No agreement reached on Harper government's Canada Job Grant
More talks on the horizon between federal, provincial and territorial jobs ministers about program
TORONTO—There may not have been much love in the room, but it appears the Harper Conservatives are opening diplomatic ties with the provinces and territories over a contentious federal job training program.
Canada’s employment ministers didn’t reach an agreement on the Canada Job Grant when they met in Toronto late last week, but they agreed to keep talking.
While Quebec insists it wants no part of the program, other provinces said they’re seeing more willingness from federal Employment Minister Jason Kenney to listen to their concerns.
It’s the first time the ministers have met in four years—which is progress in itself, said Manitoba’s Theresa Oswald.
“Minister Kenney was here and he knew there wasn’t necessarily love around the room about the Canada Job Grant,” she said.
“But he came, he was open and he used the word ‘flexibility,’ I believe, with sincerity.”
The federal Conservatives want to divert about $300-million—or 60 per cent—of what they currently give the provinces and territories to the Canada Job Grant.
It would provide a grant of $15,000 per worker, with the federal government, provinces and territories and employers each kicking in $5,000.
But the provinces and territories oppose it, saying it won’t give them enough flexibility to direct the money where it’s needed most and could jeopardize existing provincially-run programs that help disadvantaged groups.
They say they’d have to come up with more than $600-million to maintain their current programs as well as match the cost of the Canada Job Grant.
Ottawa needs to satisfy the provinces’ concerns if it wants to launch the program, said Ontario minister Brad Duguid.
“The fact of the matter is, the provinces and territories are very united on this,” said Duguid.
“We will not fund or support any program that funds a new federal program on the backs of our vulnerable workers. We’ve been very clear on that.”
Kenney said the federal government already spends billions of dollars on job and skills training programs for groups that are “under-represented” in the labour force, like aboriginals, youth, the disabled and older Canadians.
The Canada Job Grant could be used to provide training and jobs for some of those workers, he said.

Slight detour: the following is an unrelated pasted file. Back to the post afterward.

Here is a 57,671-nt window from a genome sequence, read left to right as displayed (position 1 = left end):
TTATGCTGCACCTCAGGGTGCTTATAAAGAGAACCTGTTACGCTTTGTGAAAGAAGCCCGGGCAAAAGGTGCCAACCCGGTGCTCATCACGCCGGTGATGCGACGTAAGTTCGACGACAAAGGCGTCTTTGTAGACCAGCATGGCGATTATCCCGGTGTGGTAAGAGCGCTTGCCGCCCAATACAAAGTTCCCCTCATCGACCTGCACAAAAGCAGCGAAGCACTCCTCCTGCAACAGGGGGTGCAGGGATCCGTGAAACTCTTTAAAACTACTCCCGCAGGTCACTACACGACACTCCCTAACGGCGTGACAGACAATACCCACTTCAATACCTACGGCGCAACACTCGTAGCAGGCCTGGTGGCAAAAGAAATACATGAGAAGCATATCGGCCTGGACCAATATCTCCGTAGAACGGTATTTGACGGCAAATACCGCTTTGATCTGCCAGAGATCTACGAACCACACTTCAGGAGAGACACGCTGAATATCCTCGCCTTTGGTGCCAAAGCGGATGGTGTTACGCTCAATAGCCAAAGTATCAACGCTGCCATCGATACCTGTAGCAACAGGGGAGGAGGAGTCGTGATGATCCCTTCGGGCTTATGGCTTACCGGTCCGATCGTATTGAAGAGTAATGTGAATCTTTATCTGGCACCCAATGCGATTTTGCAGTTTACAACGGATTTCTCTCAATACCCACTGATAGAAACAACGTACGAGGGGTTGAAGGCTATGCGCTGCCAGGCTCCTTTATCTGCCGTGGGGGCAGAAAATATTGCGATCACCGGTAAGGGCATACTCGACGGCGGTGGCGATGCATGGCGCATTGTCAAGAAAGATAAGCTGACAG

“I hear the provinces in that respect,” Kenney said. “I don’t dismiss their concern, but my response is that there are other ways in which we address precisely those Canadians.”
Kenney said he’s willing to listen to their concerns about shaving $300-million from the existing Labour Market Agreement that expires at the end of March.
But he wouldn’t say whether he would budge on the figure.
He said he’s also willing to be flexible on the contribution ratios of the program, which the provinces complained would exclude small businesses who couldn’t afford it.
So long as a business puts in at least 15 per cent, the provinces could have more say in how to spread out the costs so small businesses won’t be left out, Kenney said.
It was a “full and frank” talk that will continue in the coming months to hammer out a deal before the end of March, he said.
New Brunswick minister Jody Carr said it was encouraging to finally have a face-to-face discussion with Kenney.
“We certainly feel that there is a new openness to continue discussions and to continue to look at flexible options so that we—provinces and the federal government—can jointly work together to meet the needs of our labour force,” he added.
But Quebec minister Agnes Maltais said there was no progress made at the table.
“We want a renewal of the Labour Market Agreement, the way it is now,” she said in French.
“We’re prepared to revisit the objectives with Mr. Kenney … but the money has to flow to Quebec and Quebec will run the programs.”